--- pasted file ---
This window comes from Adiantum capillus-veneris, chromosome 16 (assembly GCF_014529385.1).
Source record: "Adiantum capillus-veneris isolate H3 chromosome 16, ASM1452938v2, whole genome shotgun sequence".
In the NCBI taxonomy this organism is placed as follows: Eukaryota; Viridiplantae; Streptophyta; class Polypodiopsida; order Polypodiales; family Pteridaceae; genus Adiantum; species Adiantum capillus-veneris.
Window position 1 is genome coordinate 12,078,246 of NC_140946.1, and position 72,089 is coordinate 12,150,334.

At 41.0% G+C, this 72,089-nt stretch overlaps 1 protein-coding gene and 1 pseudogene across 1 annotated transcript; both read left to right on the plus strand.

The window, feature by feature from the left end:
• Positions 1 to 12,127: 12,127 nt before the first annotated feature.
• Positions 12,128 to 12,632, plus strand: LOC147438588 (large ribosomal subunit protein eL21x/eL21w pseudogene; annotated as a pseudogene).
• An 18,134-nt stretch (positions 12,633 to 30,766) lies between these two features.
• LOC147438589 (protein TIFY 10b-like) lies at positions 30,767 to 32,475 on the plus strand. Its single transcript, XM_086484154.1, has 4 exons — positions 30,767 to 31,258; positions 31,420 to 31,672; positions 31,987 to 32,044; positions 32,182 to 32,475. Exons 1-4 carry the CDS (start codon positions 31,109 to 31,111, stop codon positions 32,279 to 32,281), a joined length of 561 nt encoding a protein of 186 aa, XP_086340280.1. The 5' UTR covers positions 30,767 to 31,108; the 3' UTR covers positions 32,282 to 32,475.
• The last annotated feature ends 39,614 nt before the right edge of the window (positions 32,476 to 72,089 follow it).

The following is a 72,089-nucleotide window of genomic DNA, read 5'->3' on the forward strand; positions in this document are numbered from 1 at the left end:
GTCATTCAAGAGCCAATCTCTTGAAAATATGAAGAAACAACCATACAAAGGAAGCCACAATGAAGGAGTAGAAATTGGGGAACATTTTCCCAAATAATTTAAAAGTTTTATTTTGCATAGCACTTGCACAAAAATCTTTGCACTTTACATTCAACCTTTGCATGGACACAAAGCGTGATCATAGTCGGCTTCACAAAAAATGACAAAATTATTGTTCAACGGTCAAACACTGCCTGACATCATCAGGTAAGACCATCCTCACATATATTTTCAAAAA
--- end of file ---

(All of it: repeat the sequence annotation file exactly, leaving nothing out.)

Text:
This window comes from Adiantum capillus-veneris, chromosome 16 (assembly GCF_014529385.1).
Source record: "Adiantum capillus-veneris isolate H3 chromosome 16, ASM1452938v2, whole genome shotgun sequence".
In the NCBI taxonomy this organism is placed as follows: Eukaryota; Viridiplantae; Streptophyta; class Polypodiopsida; order Polypodiales; family Pteridaceae; genus Adiantum; species Adiantum capillus-veneris.
Window position 1 is genome coordinate 12,078,246 of NC_140946.1, and position 72,089 is coordinate 12,150,334.

At 41.0% G+C, this 72,089-nt stretch overlaps 1 protein-coding gene and 1 pseudogene across 1 annotated transcript; both read left to right on the plus strand.

The window, feature by feature from the left end:
• Positions 1 to 12,127: 12,127 nt before the first annotated feature.
• Positions 12,128 to 12,632, plus strand: LOC147438588 (large ribosomal subunit protein eL21x/eL21w pseudogene; annotated as a pseudogene).
• An 18,134-nt stretch (positions 12,633 to 30,766) lies between these two features.
• LOC147438589 (protein TIFY 10b-like) lies at positions 30,767 to 32,475 on the plus strand. Its single transcript, XM_086484154.1, has 4 exons — positions 30,767 to 31,258; positions 31,420 to 31,672; positions 31,987 to 32,044; positions 32,182 to 32,475. Exons 1-4 carry the CDS (start codon positions 31,109 to 31,111, stop codon positions 32,279 to 32,281), a joined length of 561 nt encoding a protein of 186 aa, XP_086340280.1. The 5' UTR covers positions 30,767 to 31,108; the 3' UTR covers positions 32,282 to 32,475.
• The last annotated feature ends 39,614 nt before the right edge of the window (positions 32,476 to 72,089 follow it).

The following is a 72,089-nucleotide window of genomic DNA, read 5'->3' on the forward strand; positions in this document are numbered from 1 at the left end:
GTCATTCAAGAGCCAATCTCTTGAAAATATGAAGAAACAACCATACAAAGGAAGCCACAATGAAGGAGTAGAAATTGGGGAACATTTTCCCAAATAATTTAAAAGTTTTATTTTGCATAGCACTTGCACAAAAATCTTTGCACTTTACATTCAACCTTTGCATGGACACAAAGCGTGATCATAGTCGGCTTCACAAAAAATGACAAAATTATTGTTCAACGGTCAAACACTGCCTGACATCATCAGGTAAGACCATCCTCACATATATTTTCAAAAA